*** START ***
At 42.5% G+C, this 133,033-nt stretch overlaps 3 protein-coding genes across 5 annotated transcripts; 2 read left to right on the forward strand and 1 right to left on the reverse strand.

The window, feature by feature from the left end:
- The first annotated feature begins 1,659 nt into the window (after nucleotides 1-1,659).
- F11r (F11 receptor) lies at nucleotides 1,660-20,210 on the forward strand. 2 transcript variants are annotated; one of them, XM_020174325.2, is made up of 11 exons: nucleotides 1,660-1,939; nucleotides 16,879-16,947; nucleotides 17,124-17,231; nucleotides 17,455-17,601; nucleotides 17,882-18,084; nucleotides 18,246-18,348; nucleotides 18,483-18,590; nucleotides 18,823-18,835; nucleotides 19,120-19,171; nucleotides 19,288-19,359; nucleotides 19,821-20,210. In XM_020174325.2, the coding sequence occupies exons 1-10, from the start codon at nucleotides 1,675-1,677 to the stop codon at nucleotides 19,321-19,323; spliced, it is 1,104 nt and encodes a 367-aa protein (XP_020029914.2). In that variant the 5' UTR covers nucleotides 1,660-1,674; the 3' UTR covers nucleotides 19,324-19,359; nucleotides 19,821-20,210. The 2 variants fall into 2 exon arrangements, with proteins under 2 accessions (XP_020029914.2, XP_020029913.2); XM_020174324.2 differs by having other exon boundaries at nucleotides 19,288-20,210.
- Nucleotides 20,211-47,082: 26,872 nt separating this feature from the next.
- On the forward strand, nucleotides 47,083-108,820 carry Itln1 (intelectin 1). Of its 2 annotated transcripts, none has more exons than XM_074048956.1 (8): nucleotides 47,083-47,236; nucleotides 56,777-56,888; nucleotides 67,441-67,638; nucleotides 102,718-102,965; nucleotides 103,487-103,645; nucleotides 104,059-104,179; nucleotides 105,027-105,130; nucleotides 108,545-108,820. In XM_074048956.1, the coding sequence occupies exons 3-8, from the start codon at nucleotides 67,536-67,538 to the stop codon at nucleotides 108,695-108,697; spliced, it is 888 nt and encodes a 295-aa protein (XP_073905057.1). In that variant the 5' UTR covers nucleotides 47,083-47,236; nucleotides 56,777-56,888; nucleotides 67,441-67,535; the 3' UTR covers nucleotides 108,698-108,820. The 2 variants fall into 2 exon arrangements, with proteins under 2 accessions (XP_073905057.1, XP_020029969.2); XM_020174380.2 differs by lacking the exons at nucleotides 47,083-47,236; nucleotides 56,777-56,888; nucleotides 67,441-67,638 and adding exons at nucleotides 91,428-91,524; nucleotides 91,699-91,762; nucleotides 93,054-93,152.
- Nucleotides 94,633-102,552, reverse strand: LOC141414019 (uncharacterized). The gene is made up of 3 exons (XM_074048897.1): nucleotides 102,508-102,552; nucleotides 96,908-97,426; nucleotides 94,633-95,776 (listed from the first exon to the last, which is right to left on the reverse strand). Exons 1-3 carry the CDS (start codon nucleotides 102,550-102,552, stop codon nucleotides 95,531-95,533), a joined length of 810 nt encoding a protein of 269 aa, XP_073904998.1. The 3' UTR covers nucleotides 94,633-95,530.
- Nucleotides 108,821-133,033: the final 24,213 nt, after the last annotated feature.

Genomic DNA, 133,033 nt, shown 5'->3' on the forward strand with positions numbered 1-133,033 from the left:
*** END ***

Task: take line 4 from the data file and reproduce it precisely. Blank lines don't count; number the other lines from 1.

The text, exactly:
- F11r (F11 receptor) lies at nucleotides 1,660-20,210 on the forward strand. 2 transcript variants are annotated; one of them, XM_020174325.2, is made up of 11 exons: nucleotides 1,660-1,939; nucleotides 16,879-16,947; nucleotides 17,124-17,231; nucleotides 17,455-17,601; nucleotides 17,882-18,084; nucleotides 18,246-18,348; nucleotides 18,483-18,590; nucleotides 18,823-18,835; nucleotides 19,120-19,171; nucleotides 19,288-19,359; nucleotides 19,821-20,210. In XM_020174325.2, the coding sequence occupies exons 1-10, from the start codon at nucleotides 1,675-1,677 to the stop codon at nucleotides 19,321-19,323; spliced, it is 1,104 nt and encodes a 367-aa protein (XP_020029914.2). In that variant the 5' UTR covers nucleotides 1,660-1,674; the 3' UTR covers nucleotides 19,324-19,359; nucleotides 19,821-20,210. The 2 variants fall into 2 exon arrangements, with proteins under 2 accessions (XP_020029914.2, XP_020029913.2); XM_020174324.2 differs by having other exon boundaries at nucleotides 19,288-20,210.